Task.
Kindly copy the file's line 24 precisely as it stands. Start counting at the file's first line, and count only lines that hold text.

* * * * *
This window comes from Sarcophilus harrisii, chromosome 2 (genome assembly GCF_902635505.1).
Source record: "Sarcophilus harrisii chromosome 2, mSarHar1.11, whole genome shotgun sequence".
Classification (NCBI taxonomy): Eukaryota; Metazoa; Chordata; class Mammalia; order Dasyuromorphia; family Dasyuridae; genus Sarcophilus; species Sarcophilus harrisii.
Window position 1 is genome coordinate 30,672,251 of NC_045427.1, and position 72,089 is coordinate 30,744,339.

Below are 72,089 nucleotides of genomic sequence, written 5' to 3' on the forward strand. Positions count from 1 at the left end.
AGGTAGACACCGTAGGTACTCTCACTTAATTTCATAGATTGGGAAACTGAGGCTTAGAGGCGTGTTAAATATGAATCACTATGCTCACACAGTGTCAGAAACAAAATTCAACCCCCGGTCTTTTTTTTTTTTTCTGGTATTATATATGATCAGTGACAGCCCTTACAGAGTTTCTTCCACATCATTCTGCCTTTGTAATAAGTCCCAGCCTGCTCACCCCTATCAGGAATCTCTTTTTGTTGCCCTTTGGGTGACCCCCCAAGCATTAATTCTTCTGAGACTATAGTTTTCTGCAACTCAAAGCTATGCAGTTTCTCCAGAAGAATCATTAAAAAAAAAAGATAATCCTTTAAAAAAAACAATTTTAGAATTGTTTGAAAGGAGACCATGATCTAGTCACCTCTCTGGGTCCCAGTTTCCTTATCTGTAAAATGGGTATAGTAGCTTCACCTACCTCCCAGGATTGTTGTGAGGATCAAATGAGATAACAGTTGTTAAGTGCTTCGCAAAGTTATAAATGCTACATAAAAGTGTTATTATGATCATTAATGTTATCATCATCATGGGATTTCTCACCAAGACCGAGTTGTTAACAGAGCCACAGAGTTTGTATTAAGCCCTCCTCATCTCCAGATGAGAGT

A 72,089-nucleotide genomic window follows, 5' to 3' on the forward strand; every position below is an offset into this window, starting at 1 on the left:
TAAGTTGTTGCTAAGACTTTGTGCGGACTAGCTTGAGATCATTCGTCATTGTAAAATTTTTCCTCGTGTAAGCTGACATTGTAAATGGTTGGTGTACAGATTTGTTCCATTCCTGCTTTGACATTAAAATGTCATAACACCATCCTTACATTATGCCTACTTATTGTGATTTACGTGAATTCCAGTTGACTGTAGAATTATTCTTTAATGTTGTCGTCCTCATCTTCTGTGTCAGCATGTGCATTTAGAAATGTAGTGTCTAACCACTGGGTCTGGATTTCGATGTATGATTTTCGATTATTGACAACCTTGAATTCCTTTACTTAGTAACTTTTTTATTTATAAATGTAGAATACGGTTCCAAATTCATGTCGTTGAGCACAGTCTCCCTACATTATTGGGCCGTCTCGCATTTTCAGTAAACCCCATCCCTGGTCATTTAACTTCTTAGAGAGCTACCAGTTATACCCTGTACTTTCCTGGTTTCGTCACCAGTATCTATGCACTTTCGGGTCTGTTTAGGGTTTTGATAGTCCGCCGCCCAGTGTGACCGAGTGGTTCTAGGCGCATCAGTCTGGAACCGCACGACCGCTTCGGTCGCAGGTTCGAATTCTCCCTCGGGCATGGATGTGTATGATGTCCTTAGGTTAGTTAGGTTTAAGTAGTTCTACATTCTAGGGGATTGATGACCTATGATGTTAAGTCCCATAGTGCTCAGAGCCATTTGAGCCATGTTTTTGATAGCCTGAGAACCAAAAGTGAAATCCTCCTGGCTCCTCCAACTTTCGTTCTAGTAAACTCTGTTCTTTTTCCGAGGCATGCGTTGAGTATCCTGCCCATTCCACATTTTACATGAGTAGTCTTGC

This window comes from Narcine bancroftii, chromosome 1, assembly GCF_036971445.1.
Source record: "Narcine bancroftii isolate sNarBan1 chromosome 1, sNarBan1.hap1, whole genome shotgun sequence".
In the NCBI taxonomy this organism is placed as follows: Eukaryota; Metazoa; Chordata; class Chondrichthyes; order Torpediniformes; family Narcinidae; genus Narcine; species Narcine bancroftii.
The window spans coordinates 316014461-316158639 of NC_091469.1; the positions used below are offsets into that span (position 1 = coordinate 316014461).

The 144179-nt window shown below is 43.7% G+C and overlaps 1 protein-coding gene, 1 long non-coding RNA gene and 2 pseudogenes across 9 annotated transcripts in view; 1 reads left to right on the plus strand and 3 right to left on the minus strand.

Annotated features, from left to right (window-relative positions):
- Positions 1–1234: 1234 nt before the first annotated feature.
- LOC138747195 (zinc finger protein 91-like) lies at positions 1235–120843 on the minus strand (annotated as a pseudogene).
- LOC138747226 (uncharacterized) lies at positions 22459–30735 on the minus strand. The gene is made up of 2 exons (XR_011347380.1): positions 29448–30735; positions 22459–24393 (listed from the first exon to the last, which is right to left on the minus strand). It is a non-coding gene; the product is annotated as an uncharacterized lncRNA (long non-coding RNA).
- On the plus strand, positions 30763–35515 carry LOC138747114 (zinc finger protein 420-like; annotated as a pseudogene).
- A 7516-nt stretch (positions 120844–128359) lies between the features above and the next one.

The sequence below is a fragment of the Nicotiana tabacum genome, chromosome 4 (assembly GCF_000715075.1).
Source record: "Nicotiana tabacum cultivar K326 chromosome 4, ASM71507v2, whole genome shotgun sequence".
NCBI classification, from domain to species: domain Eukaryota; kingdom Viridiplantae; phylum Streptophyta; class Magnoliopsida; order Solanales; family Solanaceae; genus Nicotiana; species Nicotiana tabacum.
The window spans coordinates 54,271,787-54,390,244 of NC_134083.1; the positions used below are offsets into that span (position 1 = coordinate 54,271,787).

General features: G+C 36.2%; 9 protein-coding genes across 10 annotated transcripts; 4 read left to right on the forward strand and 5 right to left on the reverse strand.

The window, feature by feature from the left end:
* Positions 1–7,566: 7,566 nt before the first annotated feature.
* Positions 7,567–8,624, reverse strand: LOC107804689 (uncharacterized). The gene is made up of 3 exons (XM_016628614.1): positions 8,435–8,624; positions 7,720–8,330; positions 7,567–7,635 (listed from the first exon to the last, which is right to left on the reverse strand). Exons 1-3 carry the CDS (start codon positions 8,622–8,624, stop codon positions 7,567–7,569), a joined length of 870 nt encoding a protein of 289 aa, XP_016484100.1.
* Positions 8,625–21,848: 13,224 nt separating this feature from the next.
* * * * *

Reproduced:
General features: G+C 36.2%; 9 protein-coding genes across 10 annotated transcripts; 4 read left to right on the forward strand and 5 right to left on the reverse strand.